Mark is still sleeping it off...

Sunday, May 11, 2014


Mahendra has been the headmaster of Morning Star English Medium School since 2009.  He took over a Hindi Medium School inheriting the students already enrolled. As of the end of last year, those children have aged out of his school.  Now the 105 students in grades nursery, lower KG, upper KG, 1, 2 and 3 are all studying all the time in English!

The physical plant has changed somewhat since my last visit in September.  The children now have a playground complete with swings and seesaw.  The primary building has a wide sidewalk and flower beds.  And the upper school building has two new classrooms with plans for a second and third layer to house up to class ten!
Monday morning we visited the school...enjoying time in the yard for the welcome and children's songs, in the classrooms watching the teachers with the children and in the office with Mahendra.  
It's so impressive watching four year olds gaining command of the English alphabet, five year old Nepalese children reciting the times tables up to five times ten in English, and seven year olds in virtual computer class learning the parts and functions of each.  

The nursery students break for lunch at 10:15 and leave for the day at 12:15 while the rest of the children have their lunch.  Kindergarten through class three stay until 2:15.

Jyoti fixed Chinese food for our lunch at the house.  It was a delightful change from rice for three North Americans!

This afternoon we went in three directions.  I stayed at the house with Jyoti and the girls.  We had a precious afternoon with the story of Esther complete with tiaras! 

Ray taught the English students with an Indian version of the Good Samaritan.  Mark and Mahendra had time to discuss details, plans and dreams!

This evening we had a cottage meeting in the home of members...the home where Mahendra and Jyoti boarded in 2009 when they moved to Hatiduba Busty.  Ray brought a fine lesson on seeing God.

Then they honored us with a meal on their back porch!  What a blessing!  How delightful the day!


Sunday morning came early!  (Every day comes early when the sun rises at 4:30!) we had breakfast while the taxi driver waited to take us out to the village of Hatiduba Busty to meet Mahendra.  He was ready to load up with us and head out to the Sunday School location for us to experience one of three simultaneous English Sunday Schools he runs before church each week.  Grace went with us, but the other two girls were already at the local class.  About twenty five children met us in the yard of one of Morning Star School's students.  Six other children were also students from the school.  The children were excited to sing for us and were very attentive as each visitor presented a lesson.  They had pencil and composition books to copy down whatever we dictated to them.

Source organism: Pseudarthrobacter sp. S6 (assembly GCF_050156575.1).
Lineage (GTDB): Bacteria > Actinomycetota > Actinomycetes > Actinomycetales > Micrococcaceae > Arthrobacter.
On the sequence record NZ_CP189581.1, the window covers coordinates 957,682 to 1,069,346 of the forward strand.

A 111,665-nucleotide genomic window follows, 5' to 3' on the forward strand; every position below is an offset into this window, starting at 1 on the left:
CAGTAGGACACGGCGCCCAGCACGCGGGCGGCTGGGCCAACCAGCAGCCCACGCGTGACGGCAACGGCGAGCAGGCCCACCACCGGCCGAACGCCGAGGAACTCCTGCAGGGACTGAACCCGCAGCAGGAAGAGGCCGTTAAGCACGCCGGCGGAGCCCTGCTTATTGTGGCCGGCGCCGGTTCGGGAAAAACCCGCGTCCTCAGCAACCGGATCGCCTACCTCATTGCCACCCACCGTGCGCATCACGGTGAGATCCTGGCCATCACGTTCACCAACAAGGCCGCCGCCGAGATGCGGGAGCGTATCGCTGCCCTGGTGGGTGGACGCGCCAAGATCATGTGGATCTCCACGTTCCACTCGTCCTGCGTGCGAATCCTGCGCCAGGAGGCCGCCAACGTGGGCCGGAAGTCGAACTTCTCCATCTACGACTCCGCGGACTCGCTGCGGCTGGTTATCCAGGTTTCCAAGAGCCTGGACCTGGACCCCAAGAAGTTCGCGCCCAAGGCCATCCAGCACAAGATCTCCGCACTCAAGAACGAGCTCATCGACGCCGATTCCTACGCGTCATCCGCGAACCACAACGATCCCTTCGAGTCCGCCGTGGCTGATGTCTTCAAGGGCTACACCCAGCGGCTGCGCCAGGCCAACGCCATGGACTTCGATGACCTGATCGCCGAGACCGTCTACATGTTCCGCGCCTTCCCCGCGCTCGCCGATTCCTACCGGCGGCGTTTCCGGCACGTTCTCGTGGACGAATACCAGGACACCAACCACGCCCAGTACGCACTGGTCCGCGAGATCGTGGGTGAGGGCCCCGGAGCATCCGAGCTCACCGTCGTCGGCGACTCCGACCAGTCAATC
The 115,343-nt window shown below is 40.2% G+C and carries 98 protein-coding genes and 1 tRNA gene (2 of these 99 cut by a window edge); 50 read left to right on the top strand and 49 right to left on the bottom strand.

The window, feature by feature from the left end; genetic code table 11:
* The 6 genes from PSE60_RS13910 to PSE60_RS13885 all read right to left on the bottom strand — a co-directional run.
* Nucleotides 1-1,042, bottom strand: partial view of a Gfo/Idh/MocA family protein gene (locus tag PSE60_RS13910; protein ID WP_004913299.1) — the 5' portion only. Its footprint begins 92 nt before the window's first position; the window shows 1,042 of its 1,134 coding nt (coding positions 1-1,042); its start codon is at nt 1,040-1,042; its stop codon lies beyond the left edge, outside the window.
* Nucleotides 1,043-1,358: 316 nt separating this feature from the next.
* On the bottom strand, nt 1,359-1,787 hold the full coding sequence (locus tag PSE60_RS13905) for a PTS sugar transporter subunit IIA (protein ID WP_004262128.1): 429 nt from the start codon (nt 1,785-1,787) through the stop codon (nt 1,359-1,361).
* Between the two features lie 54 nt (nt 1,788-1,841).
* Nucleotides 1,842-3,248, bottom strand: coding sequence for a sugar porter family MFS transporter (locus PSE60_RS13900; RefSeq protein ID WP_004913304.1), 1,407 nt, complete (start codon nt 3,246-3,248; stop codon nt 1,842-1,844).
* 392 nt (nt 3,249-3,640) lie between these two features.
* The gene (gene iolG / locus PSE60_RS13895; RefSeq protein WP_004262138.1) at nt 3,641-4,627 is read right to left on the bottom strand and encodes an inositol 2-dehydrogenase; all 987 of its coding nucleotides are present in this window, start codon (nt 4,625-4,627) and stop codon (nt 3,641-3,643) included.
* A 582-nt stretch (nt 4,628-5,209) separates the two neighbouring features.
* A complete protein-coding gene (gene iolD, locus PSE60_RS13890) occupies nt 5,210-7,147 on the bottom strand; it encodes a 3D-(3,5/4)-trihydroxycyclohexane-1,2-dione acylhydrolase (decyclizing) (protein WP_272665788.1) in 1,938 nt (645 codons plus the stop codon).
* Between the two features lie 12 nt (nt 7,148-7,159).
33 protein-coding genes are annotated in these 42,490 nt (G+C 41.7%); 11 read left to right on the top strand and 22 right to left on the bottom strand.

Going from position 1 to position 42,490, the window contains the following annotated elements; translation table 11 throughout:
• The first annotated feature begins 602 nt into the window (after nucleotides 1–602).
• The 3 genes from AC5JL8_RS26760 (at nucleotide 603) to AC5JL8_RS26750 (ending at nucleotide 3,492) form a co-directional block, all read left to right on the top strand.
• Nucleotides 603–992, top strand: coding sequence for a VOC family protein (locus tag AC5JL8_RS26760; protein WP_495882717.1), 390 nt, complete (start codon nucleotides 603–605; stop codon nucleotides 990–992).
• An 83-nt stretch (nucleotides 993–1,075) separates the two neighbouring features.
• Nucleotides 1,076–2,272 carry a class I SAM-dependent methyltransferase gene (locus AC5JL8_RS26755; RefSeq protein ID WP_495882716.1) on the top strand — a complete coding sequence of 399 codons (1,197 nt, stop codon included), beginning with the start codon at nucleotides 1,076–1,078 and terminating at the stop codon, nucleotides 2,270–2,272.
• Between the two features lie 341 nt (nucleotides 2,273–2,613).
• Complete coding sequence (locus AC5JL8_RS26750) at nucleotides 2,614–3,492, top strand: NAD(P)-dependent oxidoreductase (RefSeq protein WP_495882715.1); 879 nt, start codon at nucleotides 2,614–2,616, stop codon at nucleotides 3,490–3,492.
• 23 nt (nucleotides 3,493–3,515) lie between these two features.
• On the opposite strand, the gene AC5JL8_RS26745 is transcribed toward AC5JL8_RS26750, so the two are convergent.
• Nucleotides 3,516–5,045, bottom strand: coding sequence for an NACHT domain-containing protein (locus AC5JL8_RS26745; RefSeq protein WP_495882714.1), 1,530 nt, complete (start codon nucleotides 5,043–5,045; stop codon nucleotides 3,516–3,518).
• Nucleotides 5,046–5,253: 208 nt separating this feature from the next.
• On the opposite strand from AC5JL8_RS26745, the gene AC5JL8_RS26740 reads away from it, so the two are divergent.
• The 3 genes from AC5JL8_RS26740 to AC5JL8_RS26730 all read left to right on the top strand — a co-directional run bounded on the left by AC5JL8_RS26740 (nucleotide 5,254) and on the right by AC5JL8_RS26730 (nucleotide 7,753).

The owner of the house is suffering from partial paralysis of his arm and leg and pain.  Mark anointed him with oil and prayer.

When we got back to the house, Jyoti, Tabitha and Glory had already left for church.  All were seated and set for service when we arrived.  Their worship is much like our service, except it is conducted all in Nepalese.  Everyone was involved in the worship including round robin readings from both the Old Testament and the New.  Even Grace had a part in collecting the offering!  I really liked the new communion cup tray Mahendra had designed.  Mark did an excellent job with his sermon!

Lunch at the house was quite a surprise!  This is a totally vegan family, but Mahendra heard Mark say he liked to eat beef.  So he had gone to a special market and got beef in a country that holds the cow as sacred to make a meal for his honored guest!